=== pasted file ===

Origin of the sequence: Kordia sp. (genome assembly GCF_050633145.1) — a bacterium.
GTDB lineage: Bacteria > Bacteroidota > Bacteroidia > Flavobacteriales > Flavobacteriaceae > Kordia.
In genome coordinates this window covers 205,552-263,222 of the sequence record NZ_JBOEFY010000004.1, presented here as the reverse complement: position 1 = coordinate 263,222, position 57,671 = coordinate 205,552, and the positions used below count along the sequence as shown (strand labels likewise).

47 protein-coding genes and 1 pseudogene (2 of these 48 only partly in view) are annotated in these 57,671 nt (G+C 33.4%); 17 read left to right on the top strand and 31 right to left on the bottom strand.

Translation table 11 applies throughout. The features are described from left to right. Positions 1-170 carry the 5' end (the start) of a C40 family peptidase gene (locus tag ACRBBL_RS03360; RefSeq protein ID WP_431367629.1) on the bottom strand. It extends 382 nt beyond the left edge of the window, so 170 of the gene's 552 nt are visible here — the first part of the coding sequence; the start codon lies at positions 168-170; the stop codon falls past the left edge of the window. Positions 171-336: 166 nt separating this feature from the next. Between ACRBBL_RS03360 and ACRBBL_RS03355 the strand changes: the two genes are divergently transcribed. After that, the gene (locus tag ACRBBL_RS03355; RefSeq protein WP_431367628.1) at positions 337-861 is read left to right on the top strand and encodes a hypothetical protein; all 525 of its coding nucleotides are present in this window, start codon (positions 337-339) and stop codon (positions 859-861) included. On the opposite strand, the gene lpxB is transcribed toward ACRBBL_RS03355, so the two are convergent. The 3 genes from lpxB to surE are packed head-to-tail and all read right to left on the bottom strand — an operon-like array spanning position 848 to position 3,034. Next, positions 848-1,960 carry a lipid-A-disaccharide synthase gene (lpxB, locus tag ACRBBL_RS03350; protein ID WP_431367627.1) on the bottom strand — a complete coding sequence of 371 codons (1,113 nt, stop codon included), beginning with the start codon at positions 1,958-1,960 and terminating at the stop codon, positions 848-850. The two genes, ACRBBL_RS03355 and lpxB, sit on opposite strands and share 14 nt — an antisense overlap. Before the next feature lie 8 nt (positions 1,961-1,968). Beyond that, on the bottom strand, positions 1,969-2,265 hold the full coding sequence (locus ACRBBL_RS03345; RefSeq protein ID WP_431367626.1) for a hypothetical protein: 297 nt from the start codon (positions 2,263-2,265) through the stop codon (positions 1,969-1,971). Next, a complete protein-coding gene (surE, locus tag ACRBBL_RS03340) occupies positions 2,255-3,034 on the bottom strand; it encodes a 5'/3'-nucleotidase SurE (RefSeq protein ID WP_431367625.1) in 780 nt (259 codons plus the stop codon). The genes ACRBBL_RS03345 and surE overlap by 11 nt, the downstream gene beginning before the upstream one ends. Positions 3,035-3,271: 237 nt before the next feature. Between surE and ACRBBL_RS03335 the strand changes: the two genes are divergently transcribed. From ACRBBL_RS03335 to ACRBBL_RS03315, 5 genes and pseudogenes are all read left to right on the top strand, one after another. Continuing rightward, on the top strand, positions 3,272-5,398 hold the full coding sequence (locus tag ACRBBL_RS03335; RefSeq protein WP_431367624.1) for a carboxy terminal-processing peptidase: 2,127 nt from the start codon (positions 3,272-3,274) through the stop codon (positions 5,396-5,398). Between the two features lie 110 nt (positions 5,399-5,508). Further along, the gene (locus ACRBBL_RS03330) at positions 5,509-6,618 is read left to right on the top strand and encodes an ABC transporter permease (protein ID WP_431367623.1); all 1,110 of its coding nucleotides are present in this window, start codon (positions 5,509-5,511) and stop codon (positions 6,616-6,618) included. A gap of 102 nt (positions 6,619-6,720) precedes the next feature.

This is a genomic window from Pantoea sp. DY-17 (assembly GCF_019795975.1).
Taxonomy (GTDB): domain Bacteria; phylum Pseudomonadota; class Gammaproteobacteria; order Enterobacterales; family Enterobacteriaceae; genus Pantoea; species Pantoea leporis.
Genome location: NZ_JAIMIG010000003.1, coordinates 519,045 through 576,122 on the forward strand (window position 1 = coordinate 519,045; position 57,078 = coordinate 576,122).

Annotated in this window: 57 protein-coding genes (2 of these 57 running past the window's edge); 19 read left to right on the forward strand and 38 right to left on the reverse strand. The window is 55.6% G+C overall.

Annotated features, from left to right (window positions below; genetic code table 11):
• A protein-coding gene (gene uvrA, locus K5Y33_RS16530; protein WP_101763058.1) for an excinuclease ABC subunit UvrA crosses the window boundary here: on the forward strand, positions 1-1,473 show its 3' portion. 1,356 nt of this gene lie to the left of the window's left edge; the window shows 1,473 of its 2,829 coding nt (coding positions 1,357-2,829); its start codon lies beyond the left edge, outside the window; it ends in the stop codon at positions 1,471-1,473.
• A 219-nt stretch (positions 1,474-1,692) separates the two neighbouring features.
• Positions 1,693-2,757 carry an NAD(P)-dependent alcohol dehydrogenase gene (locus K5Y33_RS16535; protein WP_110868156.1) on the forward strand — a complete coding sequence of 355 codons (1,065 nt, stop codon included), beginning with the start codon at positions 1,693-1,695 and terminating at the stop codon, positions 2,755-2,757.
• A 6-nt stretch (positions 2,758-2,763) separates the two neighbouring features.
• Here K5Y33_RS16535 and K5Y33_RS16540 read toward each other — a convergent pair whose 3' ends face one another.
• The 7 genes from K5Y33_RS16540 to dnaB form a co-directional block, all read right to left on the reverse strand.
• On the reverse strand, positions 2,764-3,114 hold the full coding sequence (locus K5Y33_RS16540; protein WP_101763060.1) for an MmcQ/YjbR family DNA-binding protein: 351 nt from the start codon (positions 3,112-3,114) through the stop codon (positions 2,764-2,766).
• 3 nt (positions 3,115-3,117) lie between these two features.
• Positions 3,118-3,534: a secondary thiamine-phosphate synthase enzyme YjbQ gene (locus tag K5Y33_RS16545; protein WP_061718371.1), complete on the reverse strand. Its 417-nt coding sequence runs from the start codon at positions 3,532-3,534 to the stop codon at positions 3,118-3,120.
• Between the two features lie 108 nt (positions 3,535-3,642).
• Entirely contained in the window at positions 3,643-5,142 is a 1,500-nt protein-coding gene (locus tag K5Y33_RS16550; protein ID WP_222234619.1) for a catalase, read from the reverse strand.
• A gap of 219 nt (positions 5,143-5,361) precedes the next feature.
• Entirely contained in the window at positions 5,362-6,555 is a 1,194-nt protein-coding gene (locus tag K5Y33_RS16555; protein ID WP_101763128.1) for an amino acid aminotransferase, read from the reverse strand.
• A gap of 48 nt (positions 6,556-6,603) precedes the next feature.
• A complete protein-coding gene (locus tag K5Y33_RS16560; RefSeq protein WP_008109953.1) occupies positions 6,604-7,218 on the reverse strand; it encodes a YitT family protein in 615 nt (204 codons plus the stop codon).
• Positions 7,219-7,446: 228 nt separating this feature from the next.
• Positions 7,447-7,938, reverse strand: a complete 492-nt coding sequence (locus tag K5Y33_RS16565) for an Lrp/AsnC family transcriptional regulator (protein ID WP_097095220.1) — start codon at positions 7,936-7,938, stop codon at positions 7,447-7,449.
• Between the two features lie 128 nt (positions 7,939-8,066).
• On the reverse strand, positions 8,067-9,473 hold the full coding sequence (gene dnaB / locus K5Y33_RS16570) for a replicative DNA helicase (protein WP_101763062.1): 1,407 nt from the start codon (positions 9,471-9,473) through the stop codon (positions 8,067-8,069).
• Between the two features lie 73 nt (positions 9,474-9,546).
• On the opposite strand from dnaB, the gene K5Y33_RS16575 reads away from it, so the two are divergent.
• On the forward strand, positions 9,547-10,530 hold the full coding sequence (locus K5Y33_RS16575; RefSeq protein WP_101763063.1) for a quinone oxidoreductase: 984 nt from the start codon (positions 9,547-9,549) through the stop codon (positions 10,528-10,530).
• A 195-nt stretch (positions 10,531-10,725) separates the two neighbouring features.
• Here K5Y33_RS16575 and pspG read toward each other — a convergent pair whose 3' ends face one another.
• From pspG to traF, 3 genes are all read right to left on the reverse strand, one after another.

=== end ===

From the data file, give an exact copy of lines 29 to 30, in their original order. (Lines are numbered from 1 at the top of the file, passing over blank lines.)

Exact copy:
• On the reverse strand, positions 8,067-9,473 hold the full coding sequence (gene dnaB / locus K5Y33_RS16570) for a replicative DNA helicase (protein WP_101763062.1): 1,407 nt from the start codon (positions 9,471-9,473) through the stop codon (positions 8,067-8,069).
• Between the two features lie 73 nt (positions 9,474-9,546).